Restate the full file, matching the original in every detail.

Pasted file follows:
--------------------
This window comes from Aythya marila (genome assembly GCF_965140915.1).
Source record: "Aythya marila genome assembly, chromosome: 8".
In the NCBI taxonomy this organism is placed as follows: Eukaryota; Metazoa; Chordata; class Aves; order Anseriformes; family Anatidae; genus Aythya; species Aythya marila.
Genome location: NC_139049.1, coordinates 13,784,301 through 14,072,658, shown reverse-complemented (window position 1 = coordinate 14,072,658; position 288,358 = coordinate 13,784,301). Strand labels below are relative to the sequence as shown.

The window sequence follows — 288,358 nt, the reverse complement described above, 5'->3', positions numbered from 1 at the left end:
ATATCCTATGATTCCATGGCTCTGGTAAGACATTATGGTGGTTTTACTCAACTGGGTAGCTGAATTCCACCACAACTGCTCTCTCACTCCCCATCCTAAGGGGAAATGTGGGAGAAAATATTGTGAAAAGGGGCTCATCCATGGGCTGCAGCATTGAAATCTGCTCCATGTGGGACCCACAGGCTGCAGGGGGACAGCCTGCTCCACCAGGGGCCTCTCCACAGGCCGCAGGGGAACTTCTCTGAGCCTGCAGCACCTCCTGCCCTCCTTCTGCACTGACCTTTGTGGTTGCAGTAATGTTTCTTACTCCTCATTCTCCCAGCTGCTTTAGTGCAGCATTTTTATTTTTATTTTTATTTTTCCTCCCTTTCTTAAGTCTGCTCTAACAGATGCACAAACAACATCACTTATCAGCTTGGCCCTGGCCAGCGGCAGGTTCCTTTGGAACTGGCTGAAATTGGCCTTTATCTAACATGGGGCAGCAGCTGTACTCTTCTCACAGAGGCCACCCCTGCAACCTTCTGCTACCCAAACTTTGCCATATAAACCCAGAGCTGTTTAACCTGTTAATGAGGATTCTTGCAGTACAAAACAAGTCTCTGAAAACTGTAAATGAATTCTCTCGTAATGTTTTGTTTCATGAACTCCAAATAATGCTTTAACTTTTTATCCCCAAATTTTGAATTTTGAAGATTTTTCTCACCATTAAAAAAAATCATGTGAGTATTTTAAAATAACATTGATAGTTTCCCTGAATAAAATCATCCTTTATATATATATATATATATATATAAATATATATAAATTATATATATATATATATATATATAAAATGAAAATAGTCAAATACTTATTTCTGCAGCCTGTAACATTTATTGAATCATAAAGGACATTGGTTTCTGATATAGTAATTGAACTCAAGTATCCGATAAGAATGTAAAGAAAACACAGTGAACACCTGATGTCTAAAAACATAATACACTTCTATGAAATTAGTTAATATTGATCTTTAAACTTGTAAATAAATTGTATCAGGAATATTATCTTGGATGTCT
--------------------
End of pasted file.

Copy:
This window comes from Aythya marila (genome assembly GCF_965140915.1).
Source record: "Aythya marila genome assembly, chromosome: 8".
In the NCBI taxonomy this organism is placed as follows: Eukaryota; Metazoa; Chordata; class Aves; order Anseriformes; family Anatidae; genus Aythya; species Aythya marila.
Genome location: NC_139049.1, coordinates 13,784,301 through 14,072,658, shown reverse-complemented (window position 1 = coordinate 14,072,658; position 288,358 = coordinate 13,784,301). Strand labels below are relative to the sequence as shown.

The window sequence follows — 288,358 nt, the reverse complement described above, 5'->3', positions numbered from 1 at the left end:
ATATCCTATGATTCCATGGCTCTGGTAAGACATTATGGTGGTTTTACTCAACTGGGTAGCTGAATTCCACCACAACTGCTCTCTCACTCCCCATCCTAAGGGGAAATGTGGGAGAAAATATTGTGAAAAGGGGCTCATCCATGGGCTGCAGCATTGAAATCTGCTCCATGTGGGACCCACAGGCTGCAGGGGGACAGCCTGCTCCACCAGGGGCCTCTCCACAGGCCGCAGGGGAACTTCTCTGAGCCTGCAGCACCTCCTGCCCTCCTTCTGCACTGACCTTTGTGGTTGCAGTAATGTTTCTTACTCCTCATTCTCCCAGCTGCTTTAGTGCAGCATTTTTATTTTTATTTTTATTTTTCCTCCCTTTCTTAAGTCTGCTCTAACAGATGCACAAACAACATCACTTATCAGCTTGGCCCTGGCCAGCGGCAGGTTCCTTTGGAACTGGCTGAAATTGGCCTTTATCTAACATGGGGCAGCAGCTGTACTCTTCTCACAGAGGCCACCCCTGCAACCTTCTGCTACCCAAACTTTGCCATATAAACCCAGAGCTGTTTAACCTGTTAATGAGGATTCTTGCAGTACAAAACAAGTCTCTGAAAACTGTAAATGAATTCTCTCGTAATGTTTTGTTTCATGAACTCCAAATAATGCTTTAACTTTTTATCCCCAAATTTTGAATTTTGAAGATTTTTCTCACCATTAAAAAAAATCATGTGAGTATTTTAAAATAACATTGATAGTTTCCCTGAATAAAATCATCCTTTATATATATATATATATATATATAAATATATATAAATTATATATATATATATATATATATAAAATGAAAATAGTCAAATACTTATTTCTGCAGCCTGTAACATTTATTGAATCATAAAGGACATTGGTTTCTGATATAGTAATTGAACTCAAGTATCCGATAAGAATGTAAAGAAAACACAGTGAACACCTGATGTCTAAAAACATAATACACTTCTATGAAATTAGTTAATATTGATCTTTAAACTTGTAAATAAATTGTATCAGGAATATTATCTTGGATGTCT